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Does Eating Grapefruit Help You Lose Weight?

author image Erin Beck
Erin Beck began writing professionally in 2008 as an opinion columnist for the West Virginia University student newspaper, "The Daily Athenaeum." She has worked in health promotion at the university and as a communications intern at the National Alliance on Mental Illness. She has a Bachelor of Science in journalism and a Master of Public Health, both from West Virginia University.
Does Eating Grapefruit Help You Lose Weight?
Spoon scoops section of grapefruit Photo Credit: LindaParton/iStock/Getty Images

Eating grapefruit may be able to help you lose weight, as long as you burn more calories than you consume. If you wish to begin eating grapefruit for weight loss, you need to talk to your health care provider first, especially if you are on any medications, as some can have serious interactions with grapefruit.

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The Grapefruit Diet was first introduced in the 1930s by Kelly D. Brownell, PhD, according to the website Grapefruit-Diet. The plan was designed so that dieters could lose a substantial amount of weight in a short amount of time. Over time, various versions of the diet have emerged. Plans commonly suggest eating half a grapefruit before each meal.


Proponents of the Grapefruit Diet claim that grapefruit promotes weight loss by reducing appetite, increasing fluid loss and promoting fat-burning. The Grapefruit-Diet website states that it is possible to lose up to 10 pounds in 12 days while eating normal meals at normal times. The Grapefruit Diet is a very low-calorie diet -- 800 to 1,000 daily -- which mimics starvation to the body, according to the UCLA Center For Human Nutrition.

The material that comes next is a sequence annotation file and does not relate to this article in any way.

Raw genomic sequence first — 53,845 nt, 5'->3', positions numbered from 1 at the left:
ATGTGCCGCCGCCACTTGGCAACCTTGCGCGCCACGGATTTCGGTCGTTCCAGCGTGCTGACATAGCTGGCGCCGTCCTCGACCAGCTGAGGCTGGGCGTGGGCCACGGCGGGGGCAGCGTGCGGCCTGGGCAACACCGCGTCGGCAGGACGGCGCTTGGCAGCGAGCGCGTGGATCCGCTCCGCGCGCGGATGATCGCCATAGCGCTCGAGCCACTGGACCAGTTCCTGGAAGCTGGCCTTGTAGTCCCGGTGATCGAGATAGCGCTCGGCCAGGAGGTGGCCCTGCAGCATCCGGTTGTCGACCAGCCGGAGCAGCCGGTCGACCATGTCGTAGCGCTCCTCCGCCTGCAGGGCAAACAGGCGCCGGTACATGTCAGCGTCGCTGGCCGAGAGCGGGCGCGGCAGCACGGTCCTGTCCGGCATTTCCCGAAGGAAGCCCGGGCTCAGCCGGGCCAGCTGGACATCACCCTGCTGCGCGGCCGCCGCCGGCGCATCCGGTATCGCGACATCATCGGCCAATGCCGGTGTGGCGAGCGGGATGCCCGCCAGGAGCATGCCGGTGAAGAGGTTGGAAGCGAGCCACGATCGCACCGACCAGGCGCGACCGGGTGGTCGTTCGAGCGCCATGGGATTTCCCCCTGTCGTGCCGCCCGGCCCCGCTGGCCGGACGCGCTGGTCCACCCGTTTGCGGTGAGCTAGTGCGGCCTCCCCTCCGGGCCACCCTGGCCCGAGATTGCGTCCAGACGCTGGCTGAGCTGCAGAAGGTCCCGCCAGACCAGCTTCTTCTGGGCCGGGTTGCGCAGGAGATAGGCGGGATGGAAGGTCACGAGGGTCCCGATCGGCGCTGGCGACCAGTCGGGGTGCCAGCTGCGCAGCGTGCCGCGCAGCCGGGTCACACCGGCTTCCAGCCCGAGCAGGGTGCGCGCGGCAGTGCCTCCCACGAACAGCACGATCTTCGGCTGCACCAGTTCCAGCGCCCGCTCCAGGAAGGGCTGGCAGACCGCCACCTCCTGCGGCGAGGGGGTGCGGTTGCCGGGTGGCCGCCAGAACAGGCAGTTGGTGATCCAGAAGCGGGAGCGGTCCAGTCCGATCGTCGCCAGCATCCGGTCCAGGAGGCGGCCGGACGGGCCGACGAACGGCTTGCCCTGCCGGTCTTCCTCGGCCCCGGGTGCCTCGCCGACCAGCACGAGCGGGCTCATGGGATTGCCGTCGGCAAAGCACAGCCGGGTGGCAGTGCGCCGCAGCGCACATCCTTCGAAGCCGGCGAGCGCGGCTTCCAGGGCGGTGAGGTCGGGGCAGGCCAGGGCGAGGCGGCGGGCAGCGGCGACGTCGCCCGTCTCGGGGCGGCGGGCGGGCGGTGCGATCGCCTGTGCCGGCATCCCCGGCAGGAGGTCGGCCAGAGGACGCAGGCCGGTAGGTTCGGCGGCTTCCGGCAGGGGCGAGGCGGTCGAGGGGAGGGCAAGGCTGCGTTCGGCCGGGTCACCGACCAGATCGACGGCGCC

Followers of the Grapefruit Diet should follow a sensible eating plan and engage in daily physical exercise, according to the Grapefruit-Diet website. They should not skip meals. They should eat dinner at least two hours before bed time because your body does not burn as many calories at rest. They should not eat very hot or cold foods or cook food in aluminum pans. The plan calls for three to four daily servings of carbohydrates, four to six servings of fruit, two to four servings of vegetables, one to two servings of dairy and two servings of protein.


Eating half of a fresh grapefruit eaten before meals may be associated with significant weight loss, according to a 2006 study published by K. Fujioka and colleagues in the "Journal of Medicinal Food." After 12 weeks, those in the study who had ate half of a fresh grapefruit group before each meal had lost 1.6 kilograms. Those who drank grapefruit juice had lost 1.5 kilograms, those who took grapefruit capsules had lost 1.1 kilograms and those who took placebo had lost 0.3 kilograms.


Grapefruit and grapefruit juice can interfere with some prescription medications, according to the National Institutes of Health Clinical Center. These interactions can cause serious health problems. Taking your medications and consuming grapefruit at different times of day does not eliminate risk. Examples of some medications that are known to interact with grapefruit include buspirone, amiodarone, sertraline, saquinavir, carbamazepine, nifedipine, nimodipine, nisoldipine, cyclosporine, sandimmune, tacrolimus, sirolimus, simvastatin, lovastatin and atorvastatin.

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